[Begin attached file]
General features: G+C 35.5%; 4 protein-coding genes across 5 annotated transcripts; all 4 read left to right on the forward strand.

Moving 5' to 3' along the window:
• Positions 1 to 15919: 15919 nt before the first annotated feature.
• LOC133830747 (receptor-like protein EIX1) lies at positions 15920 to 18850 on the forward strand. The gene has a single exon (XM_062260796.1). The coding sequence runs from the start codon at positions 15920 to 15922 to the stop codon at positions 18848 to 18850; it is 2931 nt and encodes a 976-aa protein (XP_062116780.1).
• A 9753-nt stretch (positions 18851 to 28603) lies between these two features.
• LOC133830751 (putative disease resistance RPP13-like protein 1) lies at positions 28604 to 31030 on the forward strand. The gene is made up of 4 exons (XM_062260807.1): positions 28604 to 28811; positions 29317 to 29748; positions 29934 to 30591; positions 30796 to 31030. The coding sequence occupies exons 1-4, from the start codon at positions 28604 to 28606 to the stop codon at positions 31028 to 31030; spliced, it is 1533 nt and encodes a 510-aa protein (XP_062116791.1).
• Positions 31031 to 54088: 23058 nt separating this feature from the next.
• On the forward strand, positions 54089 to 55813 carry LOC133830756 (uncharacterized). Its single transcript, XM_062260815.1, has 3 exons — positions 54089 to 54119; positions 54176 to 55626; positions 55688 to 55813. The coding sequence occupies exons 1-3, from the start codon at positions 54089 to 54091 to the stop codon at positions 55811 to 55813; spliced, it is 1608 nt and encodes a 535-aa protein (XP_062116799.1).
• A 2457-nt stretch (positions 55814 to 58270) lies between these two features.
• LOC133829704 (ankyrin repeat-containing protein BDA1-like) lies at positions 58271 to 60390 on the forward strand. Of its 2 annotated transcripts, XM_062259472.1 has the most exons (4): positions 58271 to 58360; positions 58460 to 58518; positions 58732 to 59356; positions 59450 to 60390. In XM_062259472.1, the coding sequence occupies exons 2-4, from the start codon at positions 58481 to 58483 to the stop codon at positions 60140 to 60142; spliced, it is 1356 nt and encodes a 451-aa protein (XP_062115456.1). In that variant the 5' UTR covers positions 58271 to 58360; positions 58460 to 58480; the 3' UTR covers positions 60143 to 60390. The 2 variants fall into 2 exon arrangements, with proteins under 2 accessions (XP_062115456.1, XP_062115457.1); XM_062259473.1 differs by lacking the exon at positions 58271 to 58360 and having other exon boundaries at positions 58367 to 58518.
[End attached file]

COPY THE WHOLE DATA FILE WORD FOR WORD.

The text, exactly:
General features: G+C 35.5%; 4 protein-coding genes across 5 annotated transcripts; all 4 read left to right on the forward strand.

Moving 5' to 3' along the window:
• Positions 1 to 15919: 15919 nt before the first annotated feature.
• LOC133830747 (receptor-like protein EIX1) lies at positions 15920 to 18850 on the forward strand. The gene has a single exon (XM_062260796.1). The coding sequence runs from the start codon at positions 15920 to 15922 to the stop codon at positions 18848 to 18850; it is 2931 nt and encodes a 976-aa protein (XP_062116780.1).
• A 9753-nt stretch (positions 18851 to 28603) lies between these two features.
• LOC133830751 (putative disease resistance RPP13-like protein 1) lies at positions 28604 to 31030 on the forward strand. The gene is made up of 4 exons (XM_062260807.1): positions 28604 to 28811; positions 29317 to 29748; positions 29934 to 30591; positions 30796 to 31030. The coding sequence occupies exons 1-4, from the start codon at positions 28604 to 28606 to the stop codon at positions 31028 to 31030; spliced, it is 1533 nt and encodes a 510-aa protein (XP_062116791.1).
• Positions 31031 to 54088: 23058 nt separating this feature from the next.
• On the forward strand, positions 54089 to 55813 carry LOC133830756 (uncharacterized). Its single transcript, XM_062260815.1, has 3 exons — positions 54089 to 54119; positions 54176 to 55626; positions 55688 to 55813. The coding sequence occupies exons 1-3, from the start codon at positions 54089 to 54091 to the stop codon at positions 55811 to 55813; spliced, it is 1608 nt and encodes a 535-aa protein (XP_062116799.1).
• A 2457-nt stretch (positions 55814 to 58270) lies between these two features.
• LOC133829704 (ankyrin repeat-containing protein BDA1-like) lies at positions 58271 to 60390 on the forward strand. Of its 2 annotated transcripts, XM_062259472.1 has the most exons (4): positions 58271 to 58360; positions 58460 to 58518; positions 58732 to 59356; positions 59450 to 60390. In XM_062259472.1, the coding sequence occupies exons 2-4, from the start codon at positions 58481 to 58483 to the stop codon at positions 60140 to 60142; spliced, it is 1356 nt and encodes a 451-aa protein (XP_062115456.1). In that variant the 5' UTR covers positions 58271 to 58360; positions 58460 to 58480; the 3' UTR covers positions 60143 to 60390. The 2 variants fall into 2 exon arrangements, with proteins under 2 accessions (XP_062115456.1, XP_062115457.1); XM_062259473.1 differs by lacking the exon at positions 58271 to 58360 and having other exon boundaries at positions 58367 to 58518.